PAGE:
I found myself first really attached to your character in the second scene at the pawn shop where he is clearly at a moral crossroads. When did you first feel connected to James and what made you want to play him?
Well I’ll be honest, there is a moment in the chaos that wasn’t in the final draft of the pilot—and I read the original pilot—but it sums up the character James beautifully, even though it didn’t fit into the telling of the story. But it was during all this chaos, and he looks up and sees this bird went down to a tree branch, and he takes it in with such joy and it gives him this moment of pleasure to be alive. That was my initial connection with James. It was this idea that life is chaos, but there are moments for us to breathe. My strongest connection to James is in his realization that Pawn Shop Glenn needs a father figure—so James quietly assumes the role. After he knocks the kid out with a lead pipe, of course. Even more importantly, there’s a symmetry there—to James’ own lack of a dad. Not only does Glenn give James purpose, he also gives him hope. Hope that the dad-sized hole in James’ own heart might feel more full someday.
So you’ve been in pretty much everything. How has being able to be an “every man” helped your career?
Well what seems to help out is being up for change—that’s been a lucky asset in my career. Initially I found acting when I was 20 and thought “I would love to do community theater at night”. When I moved to NYC and got shots to be auditioning to play weird characters for 10 years it was unexpected gravy. So the fact that I am kind of finding “every man” roles is kind of a newish experience. I was always the “who the hell is that?” guy, so to be the relatable part of the narrative is a new thing and I’m flattered that I’ve been able to take another road in this career and see how far it’ll go. So I’m surprised as well that I get to represent central characters.
You seem to be having quite a moment, contributing to really noteworthy and acclaimed projects like House of Cards, Black Mirror, Westworld, and now Perpetual Grace, LTD. I feel like you’ve kind of been a human personification of the phrase “always the bridesmaid, never the bride,” but now you’re the bride. How has it been for you?
[Laughs] It’s been good, I’m grateful. With “always the bridesmaid, never the bride,” there’s an inherent disappointment to that phrase. Like a lot of women, I actually wasn’t looking to be the bride, and so I was aware of that, that I wasn’t doing those other things, but generally it made sense to me for what I was. It made sense for me to come in and be kind of funny or creepy, because I just couldn’t believe I was getting the opportunity to play such extreme roles and, you know, to get the chance to stumble into a role and take more time to tell the story is a completely different artform. And I’m not saying it’s better or worse, but I’m grateful for the opportunity and the faith that I can do a lot of different things. I entered this business softly and developed within it slowly. I’ve never been tapping my toes, needing more to happen. That’s kept me a real happy actor. I tell young artists “tend to the flower at your feet, no matter how small... desiring other people’s gardens will only cause you to neglect your own”. Besides, each actor is their own vessel of craft- and each moves differently and are awesome at different things. Get to know your own vessel and worry less about how fast everyone else is going. Black Mirror was my favorite show at the time when I was asked to do it, and I remember very clearly. My phone was on my dash and I got an email about a Black Mirror episode and when I got into my driveway I looked at the email explaining, “We want you to play this role,” and I was beside myself. I could not believe that Charlie Brooker thought that I was good enough to be part of telling his story. It’s not that I didn’t think I could, I just really wasn’t thinking someone else would think that. So it’s always just like a beautiful complement, a surprise, each time I get a new kind of style to play, because I’m just working on my own craft and the fact that I’m getting invited, it really is a happy surprise every single time. I think if you’re happy and surprised by people giving you shots to work harder, and you don’t feel like you’re left out, then you’re going to get disappointed less.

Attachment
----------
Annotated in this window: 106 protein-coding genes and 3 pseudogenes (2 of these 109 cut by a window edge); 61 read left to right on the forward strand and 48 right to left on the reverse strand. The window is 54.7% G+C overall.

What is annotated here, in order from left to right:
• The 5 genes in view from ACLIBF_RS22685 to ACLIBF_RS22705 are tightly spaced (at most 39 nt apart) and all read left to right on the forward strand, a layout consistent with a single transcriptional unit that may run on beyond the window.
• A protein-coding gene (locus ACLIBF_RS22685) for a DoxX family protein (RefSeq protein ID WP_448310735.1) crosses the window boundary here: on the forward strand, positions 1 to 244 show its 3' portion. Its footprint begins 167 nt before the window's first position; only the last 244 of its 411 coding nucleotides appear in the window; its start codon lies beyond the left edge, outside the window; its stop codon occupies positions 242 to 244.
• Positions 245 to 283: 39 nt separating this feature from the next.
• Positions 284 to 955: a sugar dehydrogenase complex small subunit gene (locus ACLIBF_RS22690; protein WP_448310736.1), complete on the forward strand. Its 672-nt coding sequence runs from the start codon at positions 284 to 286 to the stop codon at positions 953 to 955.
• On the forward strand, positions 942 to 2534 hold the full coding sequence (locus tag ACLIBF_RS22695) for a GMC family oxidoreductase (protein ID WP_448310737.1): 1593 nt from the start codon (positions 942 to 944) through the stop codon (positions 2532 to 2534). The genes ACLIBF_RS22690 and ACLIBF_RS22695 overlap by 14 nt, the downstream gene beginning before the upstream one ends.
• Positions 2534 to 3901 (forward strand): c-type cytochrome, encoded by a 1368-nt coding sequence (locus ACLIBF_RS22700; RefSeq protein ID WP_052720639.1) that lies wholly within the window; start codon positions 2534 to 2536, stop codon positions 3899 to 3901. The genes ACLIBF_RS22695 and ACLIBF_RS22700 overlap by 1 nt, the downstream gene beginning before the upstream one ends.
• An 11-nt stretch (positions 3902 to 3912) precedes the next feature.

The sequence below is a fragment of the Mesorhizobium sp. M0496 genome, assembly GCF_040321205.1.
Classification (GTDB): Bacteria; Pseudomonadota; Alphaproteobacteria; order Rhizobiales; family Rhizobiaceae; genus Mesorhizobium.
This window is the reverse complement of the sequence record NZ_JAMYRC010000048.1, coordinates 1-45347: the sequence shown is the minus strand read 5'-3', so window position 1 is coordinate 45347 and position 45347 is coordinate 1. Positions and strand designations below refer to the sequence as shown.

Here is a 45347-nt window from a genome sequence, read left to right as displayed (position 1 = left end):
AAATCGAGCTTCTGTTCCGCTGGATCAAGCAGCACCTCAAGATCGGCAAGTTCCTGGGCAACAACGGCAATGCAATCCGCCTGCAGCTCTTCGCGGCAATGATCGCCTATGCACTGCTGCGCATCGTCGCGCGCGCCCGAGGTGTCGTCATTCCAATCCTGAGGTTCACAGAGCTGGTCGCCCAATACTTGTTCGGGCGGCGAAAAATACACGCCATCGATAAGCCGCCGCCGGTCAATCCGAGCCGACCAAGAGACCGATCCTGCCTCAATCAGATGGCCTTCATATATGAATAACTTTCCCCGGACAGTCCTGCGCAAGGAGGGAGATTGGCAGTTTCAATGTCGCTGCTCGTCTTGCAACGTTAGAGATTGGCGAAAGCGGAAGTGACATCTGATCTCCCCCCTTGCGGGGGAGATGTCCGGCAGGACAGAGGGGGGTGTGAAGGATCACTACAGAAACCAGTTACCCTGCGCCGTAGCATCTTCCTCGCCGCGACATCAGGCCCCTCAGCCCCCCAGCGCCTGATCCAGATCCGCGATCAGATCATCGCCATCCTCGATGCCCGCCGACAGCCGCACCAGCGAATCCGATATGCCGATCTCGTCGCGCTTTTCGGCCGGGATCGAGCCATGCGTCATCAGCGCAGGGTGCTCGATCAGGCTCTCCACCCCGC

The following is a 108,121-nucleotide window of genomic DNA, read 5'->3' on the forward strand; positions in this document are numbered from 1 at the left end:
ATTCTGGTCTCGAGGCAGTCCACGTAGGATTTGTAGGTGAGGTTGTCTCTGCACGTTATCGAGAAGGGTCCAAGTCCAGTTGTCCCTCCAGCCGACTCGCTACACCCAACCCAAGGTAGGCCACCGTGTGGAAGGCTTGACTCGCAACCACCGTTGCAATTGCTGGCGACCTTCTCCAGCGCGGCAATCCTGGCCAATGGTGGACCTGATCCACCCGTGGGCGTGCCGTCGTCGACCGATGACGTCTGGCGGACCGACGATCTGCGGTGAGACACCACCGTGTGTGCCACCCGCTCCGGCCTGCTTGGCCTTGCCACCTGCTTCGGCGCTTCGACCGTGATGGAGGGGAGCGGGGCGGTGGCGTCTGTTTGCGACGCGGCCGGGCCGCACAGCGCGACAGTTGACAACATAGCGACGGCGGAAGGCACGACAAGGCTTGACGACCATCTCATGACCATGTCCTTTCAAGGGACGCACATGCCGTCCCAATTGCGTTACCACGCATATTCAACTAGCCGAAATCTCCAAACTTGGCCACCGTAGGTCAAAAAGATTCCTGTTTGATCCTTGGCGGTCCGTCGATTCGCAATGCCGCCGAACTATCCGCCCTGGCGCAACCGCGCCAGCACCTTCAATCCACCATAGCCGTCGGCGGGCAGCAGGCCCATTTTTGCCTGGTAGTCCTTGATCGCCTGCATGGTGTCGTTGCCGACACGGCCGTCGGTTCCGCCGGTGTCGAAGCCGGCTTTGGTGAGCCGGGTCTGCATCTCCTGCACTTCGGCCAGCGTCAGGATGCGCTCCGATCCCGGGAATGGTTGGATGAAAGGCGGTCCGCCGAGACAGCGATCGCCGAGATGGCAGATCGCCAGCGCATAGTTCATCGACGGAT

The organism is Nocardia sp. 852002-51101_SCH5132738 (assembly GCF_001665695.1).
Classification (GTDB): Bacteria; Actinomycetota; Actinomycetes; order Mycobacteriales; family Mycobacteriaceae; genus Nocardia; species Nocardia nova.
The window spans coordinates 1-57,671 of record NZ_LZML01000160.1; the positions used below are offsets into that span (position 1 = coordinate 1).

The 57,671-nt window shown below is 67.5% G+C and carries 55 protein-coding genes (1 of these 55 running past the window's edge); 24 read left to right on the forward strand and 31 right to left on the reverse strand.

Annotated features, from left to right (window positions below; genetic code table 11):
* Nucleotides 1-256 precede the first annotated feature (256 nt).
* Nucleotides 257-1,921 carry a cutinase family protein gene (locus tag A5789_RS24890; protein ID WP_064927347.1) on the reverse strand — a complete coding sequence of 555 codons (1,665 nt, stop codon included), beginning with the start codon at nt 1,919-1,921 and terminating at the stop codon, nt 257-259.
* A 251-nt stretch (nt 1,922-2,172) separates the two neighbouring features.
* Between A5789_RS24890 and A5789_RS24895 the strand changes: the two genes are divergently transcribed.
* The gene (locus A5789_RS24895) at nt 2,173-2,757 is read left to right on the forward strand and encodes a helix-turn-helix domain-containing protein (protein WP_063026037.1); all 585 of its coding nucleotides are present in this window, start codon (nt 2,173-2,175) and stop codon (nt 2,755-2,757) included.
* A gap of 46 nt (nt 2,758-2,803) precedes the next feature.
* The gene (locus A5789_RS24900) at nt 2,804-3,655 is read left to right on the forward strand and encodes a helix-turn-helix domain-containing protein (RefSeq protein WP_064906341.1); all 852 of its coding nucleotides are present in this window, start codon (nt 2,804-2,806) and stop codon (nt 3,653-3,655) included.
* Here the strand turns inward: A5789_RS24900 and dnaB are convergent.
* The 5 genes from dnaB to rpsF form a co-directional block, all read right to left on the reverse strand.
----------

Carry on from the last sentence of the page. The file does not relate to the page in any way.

That’s a great outlook.
My career has been a slow play. I’m actually doing a movie right now with Awkwafina and we were talking about longevity of careers and we were talking about not being embraced immediately and it really laid the groundwork for a much more longterm career. Because you’ve seen it when it’s hard, you know what it’s like to be able to get through a moment based only on acceptance of yourself, as opposed to some kind of collective “you are great.” You have to get though moments where you work out, “yeah, nobody’s watching the show,” or, “yeah, people haven’t picked me up a bunch,” but I know the work I did for five seconds was pretty great and I feel good about it, and it gets you through the trying times, and it keeps you way more grounded through the longterm.